American Spirits prove that you can still DIY

By Zachary Kolesar

Over a year ago, an Oakland DIY warehouse fire led to the death of over 30 and a crackdown on pop-up venues across the nation. The House with No Name, a Columbus residence preaching nothing but peace and acceptance, was one of the unfortunate closures in the aftermath.

American Spirits jam out at The Summit Shack. (Photo by Ian Charlandz)

American Spirits jam out at The Summit Shack. (Photo by Ian Charlandz)

Although some house venues have been targeted, the fear has phased. There are still pockets in Ohio preserving the DIY of music culture. One of the blossoming scenes out of the Ohio house show niche is The Summit Shack—an artistic house/garage in Bowling Green proclaiming the same inclusive nature as The House With No Name.

The industrious musicians behind The Summit Shack, Bowling Green’s American Spirits, have been grinding at The Summit Shack since April 2017 but have been trying to knock the 9-to-5 as a band for about one year. The alternative indie emo rock outfit could probably use some more genre qualifiers, but more importantly Trey Miles (vocals), Dillon Van Zandt (guitar), Bails McCance (bass) and Conor Alan (drums) have been putting in their dues nonstop to make the music, the culture and the people who surround it a lifestyle.

“We don't really practice like other bands,” Miles said. “Other bands call it practice where we have more of a rehearsal than a practice.”

And the best place for them to rehearse those dreams into reality is The Summit Shack.

“Us and a bunch of our friends were trying to perform, but we didn’t really really have a place to do it and we didn’t really feel like we were ready to play at a bar yet,” Van Zandt said. “We made our garage, our practicing space, into a venue out of necessity and it’s grew to be super inclusive.”

On most nights, the Shack, one of Bowling Green’s only DIY spots, will pack in over 100, but the garage has at times had 150 eager locals excited to cram together. And it is not like The Summit Shack is an elegant space; it was described to me as a catch-all for mattresses and desks no longer wanted.

Which means that it truly is the music or acoustic sets or DJs or comedians that brings people together for live, raw performances. Because after all, The Summit Shack is all-inclusive. Talking to the band members over phone, the lot of them echoed and pounded their chests at the fact that there has “never been an argument, miscommunication (or) seen anyone leave mad.”

This stems from a tight-knit backing the band had established before forming American Spirits.

“A lot of our friends around here were a great local support system really early on,” McCance said.

With not many free spaces for Bowling Green to showcase its local talent that may not yet have the funds to pay promoters, American Spirits have quickly cultivated a following of its own while also aiding other local acts. Although the band can only offer exposure for Summit Shack performers, the connections American Spirits has made is vastly expanding the reach of its DIY venture.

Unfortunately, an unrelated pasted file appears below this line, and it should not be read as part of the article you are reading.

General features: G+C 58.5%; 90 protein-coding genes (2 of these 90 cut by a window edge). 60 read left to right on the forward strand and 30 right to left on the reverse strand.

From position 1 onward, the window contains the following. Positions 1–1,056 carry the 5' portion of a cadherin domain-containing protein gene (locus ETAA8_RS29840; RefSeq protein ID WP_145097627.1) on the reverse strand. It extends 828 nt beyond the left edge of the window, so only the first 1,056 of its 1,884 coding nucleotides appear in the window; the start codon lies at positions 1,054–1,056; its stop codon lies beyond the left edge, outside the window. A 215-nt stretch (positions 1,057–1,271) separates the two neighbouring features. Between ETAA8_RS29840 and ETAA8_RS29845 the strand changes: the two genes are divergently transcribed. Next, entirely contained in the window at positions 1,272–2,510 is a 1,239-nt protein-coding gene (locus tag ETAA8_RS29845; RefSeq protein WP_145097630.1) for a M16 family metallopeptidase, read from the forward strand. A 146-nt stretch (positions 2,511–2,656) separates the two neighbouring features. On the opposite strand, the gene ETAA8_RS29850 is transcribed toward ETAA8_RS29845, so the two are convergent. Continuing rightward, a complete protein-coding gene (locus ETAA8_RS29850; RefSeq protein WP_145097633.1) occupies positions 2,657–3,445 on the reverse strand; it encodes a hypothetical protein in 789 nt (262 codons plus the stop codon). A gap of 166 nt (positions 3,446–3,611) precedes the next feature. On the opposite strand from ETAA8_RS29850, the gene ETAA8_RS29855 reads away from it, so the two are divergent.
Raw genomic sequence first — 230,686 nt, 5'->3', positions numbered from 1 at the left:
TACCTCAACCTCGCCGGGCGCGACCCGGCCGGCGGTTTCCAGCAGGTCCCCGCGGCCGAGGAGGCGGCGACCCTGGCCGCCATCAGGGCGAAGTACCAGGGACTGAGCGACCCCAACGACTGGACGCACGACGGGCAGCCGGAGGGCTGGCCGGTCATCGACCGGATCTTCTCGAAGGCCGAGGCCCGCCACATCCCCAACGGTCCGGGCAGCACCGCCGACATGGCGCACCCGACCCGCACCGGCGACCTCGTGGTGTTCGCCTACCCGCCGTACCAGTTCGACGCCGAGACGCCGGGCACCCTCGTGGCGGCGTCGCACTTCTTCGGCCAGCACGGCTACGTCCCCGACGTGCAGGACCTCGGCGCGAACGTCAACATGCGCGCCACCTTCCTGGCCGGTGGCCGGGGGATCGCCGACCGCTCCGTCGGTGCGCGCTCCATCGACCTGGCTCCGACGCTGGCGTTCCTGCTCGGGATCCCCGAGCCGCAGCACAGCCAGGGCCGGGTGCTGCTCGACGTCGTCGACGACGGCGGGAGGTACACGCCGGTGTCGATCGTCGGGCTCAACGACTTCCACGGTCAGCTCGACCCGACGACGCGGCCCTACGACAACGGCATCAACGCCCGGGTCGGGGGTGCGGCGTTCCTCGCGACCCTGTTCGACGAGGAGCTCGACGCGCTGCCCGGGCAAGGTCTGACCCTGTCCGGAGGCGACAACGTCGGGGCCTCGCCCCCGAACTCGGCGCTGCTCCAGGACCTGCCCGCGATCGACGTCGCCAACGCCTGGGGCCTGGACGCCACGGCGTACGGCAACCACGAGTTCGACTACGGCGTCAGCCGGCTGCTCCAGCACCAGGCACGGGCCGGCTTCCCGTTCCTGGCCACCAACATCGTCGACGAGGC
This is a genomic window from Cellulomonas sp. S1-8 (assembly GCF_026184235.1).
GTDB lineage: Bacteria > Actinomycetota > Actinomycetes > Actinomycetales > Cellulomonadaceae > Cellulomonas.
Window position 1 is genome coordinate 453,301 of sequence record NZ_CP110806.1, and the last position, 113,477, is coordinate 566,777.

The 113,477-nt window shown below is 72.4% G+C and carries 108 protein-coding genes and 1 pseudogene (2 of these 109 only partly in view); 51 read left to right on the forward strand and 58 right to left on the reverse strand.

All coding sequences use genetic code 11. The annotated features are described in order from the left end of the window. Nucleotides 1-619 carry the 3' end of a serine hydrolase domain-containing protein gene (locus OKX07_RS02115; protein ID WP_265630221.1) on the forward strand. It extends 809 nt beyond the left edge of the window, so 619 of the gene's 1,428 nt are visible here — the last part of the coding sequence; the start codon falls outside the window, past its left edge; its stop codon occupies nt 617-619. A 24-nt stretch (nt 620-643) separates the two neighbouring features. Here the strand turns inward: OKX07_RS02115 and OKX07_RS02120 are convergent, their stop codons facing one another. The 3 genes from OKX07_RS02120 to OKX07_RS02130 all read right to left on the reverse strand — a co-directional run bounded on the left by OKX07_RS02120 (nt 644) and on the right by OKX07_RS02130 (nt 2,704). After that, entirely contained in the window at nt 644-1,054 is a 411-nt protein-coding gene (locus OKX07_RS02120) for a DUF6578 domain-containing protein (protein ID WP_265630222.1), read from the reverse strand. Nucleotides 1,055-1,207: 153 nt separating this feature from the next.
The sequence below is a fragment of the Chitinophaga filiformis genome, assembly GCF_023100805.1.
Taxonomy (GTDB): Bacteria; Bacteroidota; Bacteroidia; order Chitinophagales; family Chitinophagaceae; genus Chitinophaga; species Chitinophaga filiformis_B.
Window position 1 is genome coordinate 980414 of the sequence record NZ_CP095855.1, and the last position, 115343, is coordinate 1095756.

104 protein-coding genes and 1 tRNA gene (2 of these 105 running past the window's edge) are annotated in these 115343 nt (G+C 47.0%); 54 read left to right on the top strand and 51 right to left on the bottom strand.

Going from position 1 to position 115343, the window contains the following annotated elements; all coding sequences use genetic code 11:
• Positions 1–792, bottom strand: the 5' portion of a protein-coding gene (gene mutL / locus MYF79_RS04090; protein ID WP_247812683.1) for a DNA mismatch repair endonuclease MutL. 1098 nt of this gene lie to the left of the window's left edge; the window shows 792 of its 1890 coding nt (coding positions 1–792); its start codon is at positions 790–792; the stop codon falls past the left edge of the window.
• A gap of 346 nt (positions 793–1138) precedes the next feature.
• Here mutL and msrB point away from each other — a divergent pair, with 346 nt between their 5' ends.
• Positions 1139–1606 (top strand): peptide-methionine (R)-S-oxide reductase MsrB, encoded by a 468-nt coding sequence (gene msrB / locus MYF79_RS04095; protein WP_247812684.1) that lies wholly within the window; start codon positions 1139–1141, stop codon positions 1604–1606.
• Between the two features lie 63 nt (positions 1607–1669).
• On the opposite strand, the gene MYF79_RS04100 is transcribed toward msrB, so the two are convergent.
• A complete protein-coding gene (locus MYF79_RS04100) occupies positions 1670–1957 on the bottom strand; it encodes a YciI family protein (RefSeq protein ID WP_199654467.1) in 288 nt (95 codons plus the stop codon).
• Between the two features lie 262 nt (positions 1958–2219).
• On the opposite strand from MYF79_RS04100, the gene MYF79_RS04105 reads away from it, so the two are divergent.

“We’re really connecting with people in a fucking dirty basement or a garage or a living room and it’s way cooler to me than going to a club and seeing a band,” Van Zandt said. “Especially a local band; it’s just a better way for them to get out there and show people their music.”

Recruiting and even having bands reach out from Columbus, Cleveland, Cincinnati and Ann Arbor has helped acts getting their start find their sea legs. It has also made music a top priority for everyone in American Spirits.

“I've been putting off looking for any sort of job with my degree because this is really what I want to do and I'm making no money right now doing this,” Miles said.

With not many physical or digital releases to showcase to the world (they have masters and videos available for promoters), American Spirits is truly a live experience. The couple songs the band has on Spotify and the emotional, catchy rock-and-roll recordings featured on an On The Radar podcast episode serve as a glimpse into what people are missing out on at American Spirits shows.

“We're pretty organic in the way that we think. We have a way we do things that works well,” McCance said.

The bandmates all agree that forming American Spirits out of friendship has made the songwriting process almost effortless. With the current lineup not even together for more than a year, it is shocking and ambitious that the band will be releasing an EP on February 23 to coincide with the first Summit Shack show of 2018.

With the EP on the way and a follow-up to Fauxchella—a festival and play on Coachella that is hoping to bring 300 to 400 people—slated for April 21, American Spirits are gearing up for a remarkable 2018. Throwing together the festival in less than a week garnered over 150 attendees, proving that if American Spirits wants something to happen, it will.

Love, energy, heart and soul were just some of the dynamic words that were tossed around throughout my hour-long conversation with the group. With the band’s first adventures out of the Bowling Green area happening in Columbus—house shows, of course—Boston and Cleveland, the full-time band dream is becoming more realistic by the day.

“Honestly, if we're playing a new city, a DIY spot is totally better because when you go to a new city and you're playing a show at a bar and there's a cover, you might only get 20 people,” Van Zandt said. “At a house show you're guaranteed to get a good crowd, and when you're playing out of town for the first time especially, your focus is not about money.”

American Spirits will be playing a house show on Saturday, Feb. 3 at 8 p.m. hosted by No Culture with a $5 donation. The band will be back again the following weekend, playing another house show on Friday, Feb. 9 with doors opening at 7 p.m. and a $5 donation.